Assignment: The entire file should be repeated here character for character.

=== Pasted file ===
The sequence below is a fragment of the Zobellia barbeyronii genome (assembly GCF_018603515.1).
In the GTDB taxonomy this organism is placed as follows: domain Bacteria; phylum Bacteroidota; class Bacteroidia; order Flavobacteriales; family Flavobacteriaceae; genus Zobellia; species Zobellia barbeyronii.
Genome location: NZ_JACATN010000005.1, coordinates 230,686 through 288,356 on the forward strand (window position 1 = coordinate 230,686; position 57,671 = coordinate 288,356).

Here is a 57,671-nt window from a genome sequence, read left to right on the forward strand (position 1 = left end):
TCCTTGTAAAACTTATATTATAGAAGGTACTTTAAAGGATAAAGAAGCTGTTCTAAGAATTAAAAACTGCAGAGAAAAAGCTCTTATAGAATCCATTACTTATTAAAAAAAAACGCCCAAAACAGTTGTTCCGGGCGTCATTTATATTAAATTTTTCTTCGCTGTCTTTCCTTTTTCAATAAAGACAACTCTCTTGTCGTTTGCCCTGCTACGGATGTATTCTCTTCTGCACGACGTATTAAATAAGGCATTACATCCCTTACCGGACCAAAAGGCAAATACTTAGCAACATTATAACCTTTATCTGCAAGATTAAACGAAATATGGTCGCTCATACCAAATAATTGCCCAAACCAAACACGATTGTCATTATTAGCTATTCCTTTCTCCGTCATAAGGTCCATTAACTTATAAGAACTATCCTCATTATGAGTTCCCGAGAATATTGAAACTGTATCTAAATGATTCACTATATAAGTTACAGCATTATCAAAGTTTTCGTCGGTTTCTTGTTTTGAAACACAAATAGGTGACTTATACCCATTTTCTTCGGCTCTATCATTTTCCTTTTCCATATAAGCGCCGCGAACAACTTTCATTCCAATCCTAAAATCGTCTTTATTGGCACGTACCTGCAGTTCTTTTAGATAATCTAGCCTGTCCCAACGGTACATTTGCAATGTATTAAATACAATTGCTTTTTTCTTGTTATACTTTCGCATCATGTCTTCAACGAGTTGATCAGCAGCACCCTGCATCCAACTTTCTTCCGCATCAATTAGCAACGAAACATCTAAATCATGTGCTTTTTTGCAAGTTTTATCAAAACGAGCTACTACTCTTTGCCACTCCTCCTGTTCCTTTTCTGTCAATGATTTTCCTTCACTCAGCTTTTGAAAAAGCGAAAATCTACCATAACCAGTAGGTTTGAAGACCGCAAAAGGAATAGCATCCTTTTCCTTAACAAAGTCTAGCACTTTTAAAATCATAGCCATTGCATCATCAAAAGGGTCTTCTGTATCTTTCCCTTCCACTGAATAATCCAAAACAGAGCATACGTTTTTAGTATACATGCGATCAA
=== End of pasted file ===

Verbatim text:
The sequence below is a fragment of the Zobellia barbeyronii genome (assembly GCF_018603515.1).
In the GTDB taxonomy this organism is placed as follows: domain Bacteria; phylum Bacteroidota; class Bacteroidia; order Flavobacteriales; family Flavobacteriaceae; genus Zobellia; species Zobellia barbeyronii.
Genome location: NZ_JACATN010000005.1, coordinates 230,686 through 288,356 on the forward strand (window position 1 = coordinate 230,686; position 57,671 = coordinate 288,356).

Here is a 57,671-nt window from a genome sequence, read left to right on the forward strand (position 1 = left end):
TCCTTGTAAAACTTATATTATAGAAGGTACTTTAAAGGATAAAGAAGCTGTTCTAAGAATTAAAAACTGCAGAGAAAAAGCTCTTATAGAATCCATTACTTATTAAAAAAAAACGCCCAAAACAGTTGTTCCGGGCGTCATTTATATTAAATTTTTCTTCGCTGTCTTTCCTTTTTCAATAAAGACAACTCTCTTGTCGTTTGCCCTGCTACGGATGTATTCTCTTCTGCACGACGTATTAAATAAGGCATTACATCCCTTACCGGACCAAAAGGCAAATACTTAGCAACATTATAACCTTTATCTGCAAGATTAAACGAAATATGGTCGCTCATACCAAATAATTGCCCAAACCAAACACGATTGTCATTATTAGCTATTCCTTTCTCCGTCATAAGGTCCATTAACTTATAAGAACTATCCTCATTATGAGTTCCCGAGAATATTGAAACTGTATCTAAATGATTCACTATATAAGTTACAGCATTATCAAAGTTTTCGTCGGTTTCTTGTTTTGAAACACAAATAGGTGACTTATACCCATTTTCTTCGGCTCTATCATTTTCCTTTTCCATATAAGCGCCGCGAACAACTTTCATTCCAATCCTAAAATCGTCTTTATTGGCACGTACCTGCAGTTCTTTTAGATAATCTAGCCTGTCCCAACGGTACATTTGCAATGTATTAAATACAATTGCTTTTTTCTTGTTATACTTTCGCATCATGTCTTCAACGAGTTGATCAGCAGCACCCTGCATCCAACTTTCTTCCGCATCAATTAGCAACGAAACATCTAAATCATGTGCTTTTTTGCAAGTTTTATCAAAACGAGCTACTACTCTTTGCCACTCCTCCTGTTCCTTTTCTGTCAATGATTTTCCTTCACTCAGCTTTTGAAAAAGCGAAAATCTACCATAACCAGTAGGTTTGAAGACCGCAAAAGGAATAGCATCCTTTTCCTTAACAAAGTCTAGCACTTTTAAAATCATAGCCATTGCATCATCAAAAGGGTCTTCTGTATCTTTCCCTTCCACTGAATAATCCAAAACAGAGCATACGTTTTTAGTATACATGCGATCAA